Source of Funds and Property Management: Updates to the Virginia Fair Housing Law
THE VIRGINIA FAIR HOUSING LAW (Virginia Code Ann. §§ 36-96.1 et seq. (the “Act”)) recites the policy of the Commonwealth to “provide for fair housing … to all its citizens … and … prohibit discriminatory practices with respect to residential housing…”
The 2020 Session of the Virginia General Assembly yielded several important revisions to the Act. Effective July 1, 2020, “source of funds” became a new protected class under the Act.
Q. What does “source of funds” mean?
A. In general, it is now unlawful to refuse to rent to another on the basis of the applicant’s source of funds. “Source of funds” is defined as “any source that lawfully provides funds to or on behalf of a renter or buyer of housing, including any assistance, benefit, or subsidy program, whether such program is administered by a governmental or nongovernmental entity” (§ 36-96.1:1).
Q. Are there any exemptions?
A. Yes. § 36-96.2 (I) states that “[n]othing in this chapter shall prohibit an owner or an owner’s managing agent from denying or limiting the rental or occupancy of a rental dwelling unit to a person because of such person’s source of funds, provided that such owner does not own more than four rental dwelling units in the Commonwealth at the time of the alleged discriminatory housing practice … [or] whether individually or through a business entity, more than a 10 percent interest in more than four rental dwelling units in the Commonwealth.”
Further, § 36-96.2 (J) states that “it shall not be unlawful under this chapter for an owner or an owner’s managing agent to deny or limit a person’s rental or occupancy of a rental dwelling unit based on the person’s source of funds for that unit if such source is not approved within 15 days of the person’s submission of the request for tenancy approval.”
Q. Do owners forfeit these exemptions if they retain the services of a real estate licensee?
A. The Act does not clearly remove the exemptions for owners, who otherwise are not subject to source of funds discrimination, solely because they use a real estate licensee.
First, §§ 36-96.2 (I) and (J) expressly exempt owners “and managing agents,” provided that the owner does not own more than four (or more than a 10% interest in more than four) dwelling units at the time of the alleged discriminatory housing practice (i.e. usually when the application is denied).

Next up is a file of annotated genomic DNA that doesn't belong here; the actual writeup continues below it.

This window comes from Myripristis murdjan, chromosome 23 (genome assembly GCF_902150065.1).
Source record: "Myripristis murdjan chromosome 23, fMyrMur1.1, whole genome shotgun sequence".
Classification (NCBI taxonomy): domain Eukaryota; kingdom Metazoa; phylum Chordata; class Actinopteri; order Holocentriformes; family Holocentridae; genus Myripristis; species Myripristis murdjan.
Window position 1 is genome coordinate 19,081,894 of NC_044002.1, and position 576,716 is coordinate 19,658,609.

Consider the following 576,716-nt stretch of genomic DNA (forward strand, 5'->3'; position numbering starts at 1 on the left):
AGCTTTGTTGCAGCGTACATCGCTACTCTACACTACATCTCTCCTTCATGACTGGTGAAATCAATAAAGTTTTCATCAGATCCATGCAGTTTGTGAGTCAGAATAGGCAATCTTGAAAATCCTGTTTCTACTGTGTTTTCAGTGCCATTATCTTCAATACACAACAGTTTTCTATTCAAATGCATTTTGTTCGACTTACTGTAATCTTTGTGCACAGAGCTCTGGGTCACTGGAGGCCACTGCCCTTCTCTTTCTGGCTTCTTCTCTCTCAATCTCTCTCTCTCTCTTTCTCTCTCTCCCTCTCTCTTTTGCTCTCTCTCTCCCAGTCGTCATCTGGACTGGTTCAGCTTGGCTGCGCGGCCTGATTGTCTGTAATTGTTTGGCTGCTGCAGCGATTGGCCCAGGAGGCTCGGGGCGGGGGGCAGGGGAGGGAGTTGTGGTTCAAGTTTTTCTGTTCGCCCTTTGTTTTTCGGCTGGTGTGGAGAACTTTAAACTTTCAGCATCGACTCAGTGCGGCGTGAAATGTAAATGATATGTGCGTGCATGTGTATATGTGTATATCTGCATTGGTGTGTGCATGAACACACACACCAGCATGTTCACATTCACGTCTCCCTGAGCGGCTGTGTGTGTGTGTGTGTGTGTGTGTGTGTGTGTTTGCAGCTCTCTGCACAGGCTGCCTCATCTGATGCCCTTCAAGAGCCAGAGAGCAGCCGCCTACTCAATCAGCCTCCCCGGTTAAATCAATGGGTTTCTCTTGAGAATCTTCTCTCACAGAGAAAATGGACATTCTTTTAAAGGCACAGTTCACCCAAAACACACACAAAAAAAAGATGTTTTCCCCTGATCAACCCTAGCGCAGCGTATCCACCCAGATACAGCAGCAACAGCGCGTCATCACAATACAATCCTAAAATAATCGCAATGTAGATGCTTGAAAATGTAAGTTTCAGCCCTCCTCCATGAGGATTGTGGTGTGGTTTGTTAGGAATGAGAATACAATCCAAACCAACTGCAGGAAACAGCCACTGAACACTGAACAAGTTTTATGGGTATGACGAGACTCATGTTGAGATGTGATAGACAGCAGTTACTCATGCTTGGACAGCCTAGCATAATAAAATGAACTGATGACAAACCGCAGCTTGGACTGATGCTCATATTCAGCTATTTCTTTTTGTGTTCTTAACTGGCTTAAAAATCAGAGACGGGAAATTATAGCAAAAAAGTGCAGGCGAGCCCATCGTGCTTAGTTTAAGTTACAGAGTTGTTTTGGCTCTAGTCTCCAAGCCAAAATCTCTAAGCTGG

Second, source of funds is conspicuously missing from the statute which addresses unlawful conduct in residential real estate transactions. § 36-96.4 states that “[i]t is unlawful for any person … whose business includes engaging in residential real estate-related transactions to discriminate against any person in making available such a transaction, or in the terms or conditions of such a transaction … because of race, color, religion, national origin, sex, elderliness, familial status, sexual orientation, gender identity, status as a veteran, or disability.” If the Legislature sought to limit the exemption to only unrepresented landlords, it would not make sense to omit “source of funds” from the list of protected classes applicable to residential real estate-related transactions.
Q. If the owner is exempt, can I advertise that the owner will not accept applications from persons otherwise protected under the Act?
No. §§ 36-96.2 (I) and (J) only exempt the owner/managing agent from “denying or limiting” the rental or occupancy; other provisions in the Act would still prohibit advertising in a discriminatory manner.
§ 36-96.3 states that “[i]t shall be an unlawful discriminatory housing practice for any person to … [m]ake, print, or publish, or cause to be made, printed, or published any notice, statement, or advertisement, with respect to the … rental of a dwelling that indicates any preference, limitation, or discrimination or an intention to make any such preference, limitation, or discrimination on the basis of ... source of funds ….”
Because the Legislature added source of funds to this statute, licensees should not “[m]ake, print, or publish” any notice or advertisement regarding the owner’s preference as to source of funds.
For additional questions, contact the Legal Hotline at NVAR.com/LegalHotline.
Daniel B. Harris, Esq. is the NVAR staff attorney.
Back to Legal FAQs
Professionalism & the Code of Ethics